πŸ˜ƒ Hello, Steemians Brothers and Sisters of planet Earth. I am pleased to introduce you the Bucare tree: πŸ˜ƒ

I took this series of photos of the trunk, roots and branches of a Bucare with my old Samsung phone on an abandoned coffee plantation as I walked with the members of the Caracas Excursionist Center down to the old town of La Guaira, whose port opens to the Caribbean Sea and which we reached by following the old Camino de los EspaΓ±oles, Spanish Trail, which goes from Caracas, the capital of Venezuela, to the port city through what is now the Waraira Repano National Park.... Here is a detail of the roots that stand out from the earth:


A good part of the strip of what constitutes the cloudy jungle of the park, located between seven hundred and two thousand meters above sea level, is an area suitable for the cultivation of coffee, being the most cultivated species in America, the Coffea arabica, which was first planted in Venezuela by Catholic missionaries in 1730 around the river CaronΓ­. By 1780 it was being cultivated in Santiago de LeΓ³n de Caracas, specifically in the BlandΓ­n hacienda in Chacao. Little by little plantations were established in the heights of the mountains to the north of the city. When it was created in it, on December 12, 1958, the national park, many plants remained in wild state, as happened with the specimen that can be appreciated in the center of the following photo:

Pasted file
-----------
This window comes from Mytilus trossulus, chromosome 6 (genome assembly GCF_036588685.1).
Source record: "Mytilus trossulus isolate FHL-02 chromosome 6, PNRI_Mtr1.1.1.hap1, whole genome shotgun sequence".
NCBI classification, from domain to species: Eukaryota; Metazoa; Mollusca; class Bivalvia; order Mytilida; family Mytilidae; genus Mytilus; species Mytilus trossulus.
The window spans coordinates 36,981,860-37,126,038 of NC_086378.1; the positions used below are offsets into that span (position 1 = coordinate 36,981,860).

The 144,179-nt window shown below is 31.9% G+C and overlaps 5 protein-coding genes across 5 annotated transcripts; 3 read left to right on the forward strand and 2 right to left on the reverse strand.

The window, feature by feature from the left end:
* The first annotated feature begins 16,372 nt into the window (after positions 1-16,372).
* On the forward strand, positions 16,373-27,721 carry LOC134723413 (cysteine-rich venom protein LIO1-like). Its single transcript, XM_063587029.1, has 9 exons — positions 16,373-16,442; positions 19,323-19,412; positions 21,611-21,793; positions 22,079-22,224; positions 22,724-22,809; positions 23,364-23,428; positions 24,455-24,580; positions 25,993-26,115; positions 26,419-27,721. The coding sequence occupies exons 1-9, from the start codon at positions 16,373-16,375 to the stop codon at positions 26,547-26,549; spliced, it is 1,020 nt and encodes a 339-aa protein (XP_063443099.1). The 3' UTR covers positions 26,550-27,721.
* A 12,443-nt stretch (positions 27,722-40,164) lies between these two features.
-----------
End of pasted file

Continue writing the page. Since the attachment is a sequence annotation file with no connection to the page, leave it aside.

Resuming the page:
The Bucare, whose genus is Erythrina and which has a wide variety of species, is one of the largest trees in Venezuela as it can exceed thirty meters in height and more than one meter in diameter, as can be seen in the photo above in which my friend Kristel appears to serve as a reference and as a beautiful model. She is another Venezuelan who is not in our country, but in his case is because she was awarded a scholarship by the Kingdom of Spain to do a Doctorate in Linguistics. A big hug for her, beautiful and intelligent!

The Bucare is traditionally used, along with other species such as the Guamo, a fruit tree, or the cedar, whose wood is very appreciated, to shade the coffee and cocoa plantations, which require shaded areas for better growth as the direct sun affects them to be "shade crops". When its flowering takes place, generally in the most intense part of the summer, it is a spectacle to see its branches, which have lost their leaves, covered with beautiful inflorescences, whose colors go from the light orange to the scarlet red and that present very picturesque forms.


For many centuries, giant bucares, like the one above, have been custodians or elder brothers of coffee plantations. Venezuela became one of the first five producers of very good coffee in the world before the boom in oil exploitation... Ironically, at present it is one of the most difficult basic items to find and whose cost can reach more than three minimum monthly wages for a kilogram of powdered coffee.

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